“My mom was telling me, you’ve got to imagine how you want things to be, and then you can try to change them.”
– Young Peter

Olivia and Peter didn’t have happy childhoods, not by a longshot. Olivia’s was marred by physical abuse, while Peter’s was marred by a different kind of abuse: the psychological trauma of having Walter and Elizabeth lie about his true origins.

“Subject 13” returns Fringe to Jacksonville, the site of the Cortexiphan trials in which Olivia took part. When we last saw the daycare, back in “Jacksonville,” it was old and run-down, as if to indicate that the happier times of childhood had passed. “Subject 13” brings us all the way back to 1985, when the daycare was bright and shiny, when it was filled with toys and books and arts and crafts. But its friendly facade belied its secret purpose: Walter and Bell were preparing the children for a war between the universes.

The kids weren’t told what the daycare was really for. That’s how they managed to maintain their innocence, only having it shattered upon reaching adulthood and falling victim to Cortexiphan’s side effects. However, Olivia – or Olive, as she’s referred to in this episode – was different. Her innocence was already shattered. She suffered abuse at the hands of her stepfather, and she visibly bore the signs of it: in this episode, a bruise around her eye.

Meanwhile, Peter is so traumatized by being thrust into another universe that he attempts to drown himself in Reiden Lake in an attempt to find his way back home. He knows he doesn’t belong here, and he knows that Walter and Elizabeth aren’t his real parents. Peter doesn’t bear the signs of this psychological abuse as visibly as Olivia, but it’s reflected in his demeanour. His eyes are filled with a deep sadness, bordering on cynicism. (It’s easy to see how he grew to be such a cynical adult.)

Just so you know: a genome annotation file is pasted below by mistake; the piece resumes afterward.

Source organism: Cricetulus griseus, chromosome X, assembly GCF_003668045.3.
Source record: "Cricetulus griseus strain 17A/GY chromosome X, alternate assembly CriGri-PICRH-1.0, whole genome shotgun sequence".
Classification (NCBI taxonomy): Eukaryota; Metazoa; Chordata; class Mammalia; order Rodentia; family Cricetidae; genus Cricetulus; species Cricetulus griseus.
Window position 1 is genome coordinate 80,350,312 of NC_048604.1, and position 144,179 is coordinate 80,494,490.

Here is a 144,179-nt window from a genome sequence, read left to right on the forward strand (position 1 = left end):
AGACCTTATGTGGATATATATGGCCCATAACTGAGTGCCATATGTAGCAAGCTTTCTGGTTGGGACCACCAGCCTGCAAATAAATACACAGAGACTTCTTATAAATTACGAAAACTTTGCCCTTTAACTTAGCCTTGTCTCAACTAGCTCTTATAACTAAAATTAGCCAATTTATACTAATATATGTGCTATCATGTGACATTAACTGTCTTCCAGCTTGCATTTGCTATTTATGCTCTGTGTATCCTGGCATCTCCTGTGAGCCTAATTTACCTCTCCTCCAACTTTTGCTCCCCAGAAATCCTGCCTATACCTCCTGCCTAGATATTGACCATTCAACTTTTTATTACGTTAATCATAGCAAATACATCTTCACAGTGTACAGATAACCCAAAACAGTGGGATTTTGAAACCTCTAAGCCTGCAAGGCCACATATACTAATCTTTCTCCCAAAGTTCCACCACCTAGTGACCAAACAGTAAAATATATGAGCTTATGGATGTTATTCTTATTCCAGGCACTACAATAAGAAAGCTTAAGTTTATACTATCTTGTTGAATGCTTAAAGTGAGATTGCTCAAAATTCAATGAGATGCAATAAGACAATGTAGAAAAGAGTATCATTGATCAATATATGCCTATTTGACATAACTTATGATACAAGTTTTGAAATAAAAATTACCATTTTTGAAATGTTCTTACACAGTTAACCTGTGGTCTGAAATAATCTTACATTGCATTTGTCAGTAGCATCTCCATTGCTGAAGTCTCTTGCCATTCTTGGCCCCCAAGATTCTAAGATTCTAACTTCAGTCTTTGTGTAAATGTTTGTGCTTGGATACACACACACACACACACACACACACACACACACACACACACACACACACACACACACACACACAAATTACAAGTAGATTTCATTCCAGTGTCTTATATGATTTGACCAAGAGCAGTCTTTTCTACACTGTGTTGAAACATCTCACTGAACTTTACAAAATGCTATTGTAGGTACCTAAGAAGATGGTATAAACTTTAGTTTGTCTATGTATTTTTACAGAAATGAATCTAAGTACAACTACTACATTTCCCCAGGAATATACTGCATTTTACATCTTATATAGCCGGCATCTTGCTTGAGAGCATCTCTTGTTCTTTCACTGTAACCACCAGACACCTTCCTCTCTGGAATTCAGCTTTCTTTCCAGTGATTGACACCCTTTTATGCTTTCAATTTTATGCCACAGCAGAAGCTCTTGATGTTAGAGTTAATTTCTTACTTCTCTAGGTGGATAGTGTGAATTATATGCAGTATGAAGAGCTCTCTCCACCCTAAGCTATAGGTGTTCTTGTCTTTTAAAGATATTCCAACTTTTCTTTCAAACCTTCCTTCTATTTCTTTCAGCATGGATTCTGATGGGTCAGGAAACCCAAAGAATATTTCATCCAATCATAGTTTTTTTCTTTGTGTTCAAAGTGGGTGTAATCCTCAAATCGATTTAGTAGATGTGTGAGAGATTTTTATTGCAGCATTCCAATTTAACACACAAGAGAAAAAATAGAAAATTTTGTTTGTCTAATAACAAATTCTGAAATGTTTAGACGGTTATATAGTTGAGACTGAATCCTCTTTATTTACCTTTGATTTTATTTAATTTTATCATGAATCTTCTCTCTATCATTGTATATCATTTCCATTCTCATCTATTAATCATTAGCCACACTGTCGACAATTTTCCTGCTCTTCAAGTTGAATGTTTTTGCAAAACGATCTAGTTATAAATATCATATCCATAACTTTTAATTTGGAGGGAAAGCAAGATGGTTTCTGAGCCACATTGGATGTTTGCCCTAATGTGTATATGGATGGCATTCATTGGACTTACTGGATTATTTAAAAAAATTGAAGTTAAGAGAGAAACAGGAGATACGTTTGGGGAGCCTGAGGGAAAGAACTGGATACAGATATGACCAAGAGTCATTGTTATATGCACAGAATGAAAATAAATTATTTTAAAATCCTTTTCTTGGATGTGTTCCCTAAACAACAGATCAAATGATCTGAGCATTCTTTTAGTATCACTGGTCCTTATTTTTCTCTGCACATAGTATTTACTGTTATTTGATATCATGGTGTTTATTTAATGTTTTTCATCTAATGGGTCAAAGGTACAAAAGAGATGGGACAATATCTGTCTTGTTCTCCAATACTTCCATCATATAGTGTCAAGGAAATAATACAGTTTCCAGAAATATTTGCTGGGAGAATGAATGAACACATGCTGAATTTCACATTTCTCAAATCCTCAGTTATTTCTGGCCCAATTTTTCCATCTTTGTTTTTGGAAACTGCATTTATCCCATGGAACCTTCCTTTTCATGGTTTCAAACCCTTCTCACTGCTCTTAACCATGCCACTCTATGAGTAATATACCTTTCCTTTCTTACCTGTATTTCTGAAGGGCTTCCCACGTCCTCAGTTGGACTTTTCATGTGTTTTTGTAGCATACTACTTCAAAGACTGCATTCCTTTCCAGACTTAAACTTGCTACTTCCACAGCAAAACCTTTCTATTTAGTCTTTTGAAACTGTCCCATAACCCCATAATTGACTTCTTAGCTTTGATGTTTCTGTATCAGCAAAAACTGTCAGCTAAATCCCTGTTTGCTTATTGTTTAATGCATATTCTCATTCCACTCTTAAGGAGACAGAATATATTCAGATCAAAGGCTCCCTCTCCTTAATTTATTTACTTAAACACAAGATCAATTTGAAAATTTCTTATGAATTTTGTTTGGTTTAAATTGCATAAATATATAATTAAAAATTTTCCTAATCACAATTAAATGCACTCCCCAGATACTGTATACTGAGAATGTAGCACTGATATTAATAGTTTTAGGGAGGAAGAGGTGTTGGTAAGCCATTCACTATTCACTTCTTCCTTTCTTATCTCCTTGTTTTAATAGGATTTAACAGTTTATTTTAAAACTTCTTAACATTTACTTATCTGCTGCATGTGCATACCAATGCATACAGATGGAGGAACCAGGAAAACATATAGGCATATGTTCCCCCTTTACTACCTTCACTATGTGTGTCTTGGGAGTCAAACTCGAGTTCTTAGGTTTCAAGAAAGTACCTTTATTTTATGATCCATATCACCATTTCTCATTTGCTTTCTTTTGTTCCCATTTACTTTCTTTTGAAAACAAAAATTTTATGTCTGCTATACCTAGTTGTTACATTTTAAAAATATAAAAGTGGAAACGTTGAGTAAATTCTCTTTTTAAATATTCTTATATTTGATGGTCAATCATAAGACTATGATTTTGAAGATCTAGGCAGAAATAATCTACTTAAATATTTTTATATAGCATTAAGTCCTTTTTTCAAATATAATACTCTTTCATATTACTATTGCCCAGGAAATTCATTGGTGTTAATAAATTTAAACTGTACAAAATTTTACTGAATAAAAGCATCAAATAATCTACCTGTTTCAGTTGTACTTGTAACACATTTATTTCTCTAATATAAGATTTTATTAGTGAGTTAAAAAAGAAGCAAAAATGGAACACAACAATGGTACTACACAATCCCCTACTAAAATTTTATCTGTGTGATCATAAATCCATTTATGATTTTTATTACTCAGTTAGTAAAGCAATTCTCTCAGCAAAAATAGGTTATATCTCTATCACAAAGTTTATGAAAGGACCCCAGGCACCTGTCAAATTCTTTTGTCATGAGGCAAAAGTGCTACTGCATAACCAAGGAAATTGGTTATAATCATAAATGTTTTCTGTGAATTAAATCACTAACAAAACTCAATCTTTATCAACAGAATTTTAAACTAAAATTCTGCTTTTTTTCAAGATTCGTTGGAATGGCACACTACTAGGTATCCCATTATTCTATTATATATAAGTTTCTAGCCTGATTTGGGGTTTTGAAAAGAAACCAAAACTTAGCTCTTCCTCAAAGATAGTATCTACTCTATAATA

As children who have had their innocence shattered, Peter and Olivia are drawn to each other. Perhaps they even see each other as kindred spirits. Both of them – Olivia especially – tend to play things close to the vest, even in childhood. Olivia is scared to open up about her stepfather’s violence, but for some reason, she feels comfortable enough around Peter, a total stranger, to tell him about it. Peter tells her that she has to imagine the world as she wants it to be, and then she can try to change it. No doubt, Olivia imagines a world where she no longer has to deal with her stepfather, and the first step towards making that a reality is admitting to the abuse.

That’s what she does, but to the wrong person. In her heightened emotional state, she crosses over to the Other Side and tells Walternate all about what her stepfather did. Thus, Walternate discovers that his son, Peter, was kidnapped and brought to another universe. And thus, the war between the universes begins, making the possibility of Olivia and Peter ever reclaiming their innocence all the more unlikely.

For more information on the Fringe rewatch project, please click here. For my review of “Subject 13,” please click here.